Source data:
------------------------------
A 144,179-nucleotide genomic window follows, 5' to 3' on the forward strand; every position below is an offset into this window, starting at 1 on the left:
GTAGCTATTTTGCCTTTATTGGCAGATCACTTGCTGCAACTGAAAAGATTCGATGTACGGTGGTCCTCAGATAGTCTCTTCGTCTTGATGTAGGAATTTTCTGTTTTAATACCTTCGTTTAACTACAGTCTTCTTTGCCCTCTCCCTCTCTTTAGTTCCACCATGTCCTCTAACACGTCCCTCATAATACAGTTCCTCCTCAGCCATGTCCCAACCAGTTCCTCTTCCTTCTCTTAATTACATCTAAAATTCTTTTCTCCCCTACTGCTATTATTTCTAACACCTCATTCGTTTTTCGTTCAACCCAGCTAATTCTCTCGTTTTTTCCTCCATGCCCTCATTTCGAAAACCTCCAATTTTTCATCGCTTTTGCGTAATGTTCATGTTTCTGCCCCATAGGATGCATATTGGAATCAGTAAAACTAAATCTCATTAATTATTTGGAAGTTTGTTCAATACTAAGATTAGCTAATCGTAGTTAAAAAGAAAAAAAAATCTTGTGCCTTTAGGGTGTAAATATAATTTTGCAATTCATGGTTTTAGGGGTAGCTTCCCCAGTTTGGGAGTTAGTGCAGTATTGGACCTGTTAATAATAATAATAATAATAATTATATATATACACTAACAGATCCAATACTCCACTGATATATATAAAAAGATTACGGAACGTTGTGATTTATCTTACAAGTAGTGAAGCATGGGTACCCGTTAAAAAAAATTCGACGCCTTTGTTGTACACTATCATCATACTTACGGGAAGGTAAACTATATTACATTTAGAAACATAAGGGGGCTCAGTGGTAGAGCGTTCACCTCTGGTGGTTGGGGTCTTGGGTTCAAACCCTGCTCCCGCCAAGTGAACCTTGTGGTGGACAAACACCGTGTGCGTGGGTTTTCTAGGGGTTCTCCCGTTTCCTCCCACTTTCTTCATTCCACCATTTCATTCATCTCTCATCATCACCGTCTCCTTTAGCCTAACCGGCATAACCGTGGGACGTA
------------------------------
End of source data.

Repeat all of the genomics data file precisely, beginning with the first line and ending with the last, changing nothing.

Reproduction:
A 144,179-nucleotide genomic window follows, 5' to 3' on the forward strand; every position below is an offset into this window, starting at 1 on the left:
GTAGCTATTTTGCCTTTATTGGCAGATCACTTGCTGCAACTGAAAAGATTCGATGTACGGTGGTCCTCAGATAGTCTCTTCGTCTTGATGTAGGAATTTTCTGTTTTAATACCTTCGTTTAACTACAGTCTTCTTTGCCCTCTCCCTCTCTTTAGTTCCACCATGTCCTCTAACACGTCCCTCATAATACAGTTCCTCCTCAGCCATGTCCCAACCAGTTCCTCTTCCTTCTCTTAATTACATCTAAAATTCTTTTCTCCCCTACTGCTATTATTTCTAACACCTCATTCGTTTTTCGTTCAACCCAGCTAATTCTCTCGTTTTTTCCTCCATGCCCTCATTTCGAAAACCTCCAATTTTTCATCGCTTTTGCGTAATGTTCATGTTTCTGCCCCATAGGATGCATATTGGAATCAGTAAAACTAAATCTCATTAATTATTTGGAAGTTTGTTCAATACTAAGATTAGCTAATCGTAGTTAAAAAGAAAAAAAAATCTTGTGCCTTTAGGGTGTAAATATAATTTTGCAATTCATGGTTTTAGGGGTAGCTTCCCCAGTTTGGGAGTTAGTGCAGTATTGGACCTGTTAATAATAATAATAATAATAATTATATATATACACTAACAGATCCAATACTCCACTGATATATATAAAAAGATTACGGAACGTTGTGATTTATCTTACAAGTAGTGAAGCATGGGTACCCGTTAAAAAAAATTCGACGCCTTTGTTGTACACTATCATCATACTTACGGGAAGGTAAACTATATTACATTTAGAAACATAAGGGGGCTCAGTGGTAGAGCGTTCACCTCTGGTGGTTGGGGTCTTGGGTTCAAACCCTGCTCCCGCCAAGTGAACCTTGTGGTGGACAAACACCGTGTGCGTGGGTTTTCTAGGGGTTCTCCCGTTTCCTCCCACTTTCTTCATTCCACCATTTCATTCATCTCTCATCATCACCGTCTCCTTTAGCCTAACCGGCATAACCGTGGGACGTA